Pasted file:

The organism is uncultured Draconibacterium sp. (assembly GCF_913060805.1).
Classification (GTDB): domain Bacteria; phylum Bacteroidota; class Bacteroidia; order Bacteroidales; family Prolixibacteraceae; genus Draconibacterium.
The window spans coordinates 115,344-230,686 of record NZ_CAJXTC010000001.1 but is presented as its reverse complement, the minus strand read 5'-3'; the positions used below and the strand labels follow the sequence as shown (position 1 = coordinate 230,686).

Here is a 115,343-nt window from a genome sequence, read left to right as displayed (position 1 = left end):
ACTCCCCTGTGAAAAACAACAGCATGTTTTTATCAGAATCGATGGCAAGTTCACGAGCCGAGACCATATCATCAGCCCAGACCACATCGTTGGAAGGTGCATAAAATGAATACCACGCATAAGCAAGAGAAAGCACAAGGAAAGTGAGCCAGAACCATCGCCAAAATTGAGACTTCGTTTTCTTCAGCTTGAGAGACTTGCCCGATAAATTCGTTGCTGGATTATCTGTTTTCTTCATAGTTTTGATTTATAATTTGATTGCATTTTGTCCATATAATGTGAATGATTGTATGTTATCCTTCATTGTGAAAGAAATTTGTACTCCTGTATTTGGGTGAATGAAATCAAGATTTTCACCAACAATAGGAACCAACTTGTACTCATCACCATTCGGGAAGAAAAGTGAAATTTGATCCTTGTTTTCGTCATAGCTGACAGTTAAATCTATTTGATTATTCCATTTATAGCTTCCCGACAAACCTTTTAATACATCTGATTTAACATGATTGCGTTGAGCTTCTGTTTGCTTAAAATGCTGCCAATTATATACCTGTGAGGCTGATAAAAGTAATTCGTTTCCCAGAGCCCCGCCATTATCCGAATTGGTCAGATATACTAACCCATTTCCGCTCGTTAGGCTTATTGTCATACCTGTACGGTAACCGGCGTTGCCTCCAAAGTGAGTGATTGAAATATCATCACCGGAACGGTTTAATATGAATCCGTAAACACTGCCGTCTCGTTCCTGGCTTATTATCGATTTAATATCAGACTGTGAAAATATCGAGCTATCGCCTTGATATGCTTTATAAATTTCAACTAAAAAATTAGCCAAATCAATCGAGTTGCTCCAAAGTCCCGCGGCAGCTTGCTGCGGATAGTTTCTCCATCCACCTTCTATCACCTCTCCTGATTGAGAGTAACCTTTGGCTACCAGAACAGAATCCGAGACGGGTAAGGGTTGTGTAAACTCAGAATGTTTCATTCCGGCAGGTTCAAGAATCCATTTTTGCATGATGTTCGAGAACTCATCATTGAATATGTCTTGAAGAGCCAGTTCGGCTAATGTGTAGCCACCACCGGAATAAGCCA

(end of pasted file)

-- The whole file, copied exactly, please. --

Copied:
The organism is uncultured Draconibacterium sp. (assembly GCF_913060805.1).
Classification (GTDB): domain Bacteria; phylum Bacteroidota; class Bacteroidia; order Bacteroidales; family Prolixibacteraceae; genus Draconibacterium.
The window spans coordinates 115,344-230,686 of record NZ_CAJXTC010000001.1 but is presented as its reverse complement, the minus strand read 5'-3'; the positions used below and the strand labels follow the sequence as shown (position 1 = coordinate 230,686).

Here is a 115,343-nt window from a genome sequence, read left to right as displayed (position 1 = left end):
ACTCCCCTGTGAAAAACAACAGCATGTTTTTATCAGAATCGATGGCAAGTTCACGAGCCGAGACCATATCATCAGCCCAGACCACATCGTTGGAAGGTGCATAAAATGAATACCACGCATAAGCAAGAGAAAGCACAAGGAAAGTGAGCCAGAACCATCGCCAAAATTGAGACTTCGTTTTCTTCAGCTTGAGAGACTTGCCCGATAAATTCGTTGCTGGATTATCTGTTTTCTTCATAGTTTTGATTTATAATTTGATTGCATTTTGTCCATATAATGTGAATGATTGTATGTTATCCTTCATTGTGAAAGAAATTTGTACTCCTGTATTTGGGTGAATGAAATCAAGATTTTCACCAACAATAGGAACCAACTTGTACTCATCACCATTCGGGAAGAAAAGTGAAATTTGATCCTTGTTTTCGTCATAGCTGACAGTTAAATCTATTTGATTATTCCATTTATAGCTTCCCGACAAACCTTTTAATACATCTGATTTAACATGATTGCGTTGAGCTTCTGTTTGCTTAAAATGCTGCCAATTATATACCTGTGAGGCTGATAAAAGTAATTCGTTTCCCAGAGCCCCGCCATTATCCGAATTGGTCAGATATACTAACCCATTTCCGCTCGTTAGGCTTATTGTCATACCTGTACGGTAACCGGCGTTGCCTCCAAAGTGAGTGATTGAAATATCATCACCGGAACGGTTTAATATGAATCCGTAAACACTGCCGTCTCGTTCCTGGCTTATTATCGATTTAATATCAGACTGTGAAAATATCGAGCTATCGCCTTGATATGCTTTATAAATTTCAACTAAAAAATTAGCCAAATCAATCGAGTTGCTCCAAAGTCCCGCGGCAGCTTGCTGCGGATAGTTTCTCCATCCACCTTCTATCACCTCTCCTGATTGAGAGTAACCTTTGGCTACCAGAACAGAATCCGAGACGGGTAAGGGTTGTGTAAACTCAGAATGTTTCATTCCGGCAGGTTCAAGAATCCATTTTTGCATGATGTTCGAGAACTCATCATTGAATATGTCTTGAAGAGCCAGTTCGGCTAATGTGTAGCCACCACCGGAATAAGCCA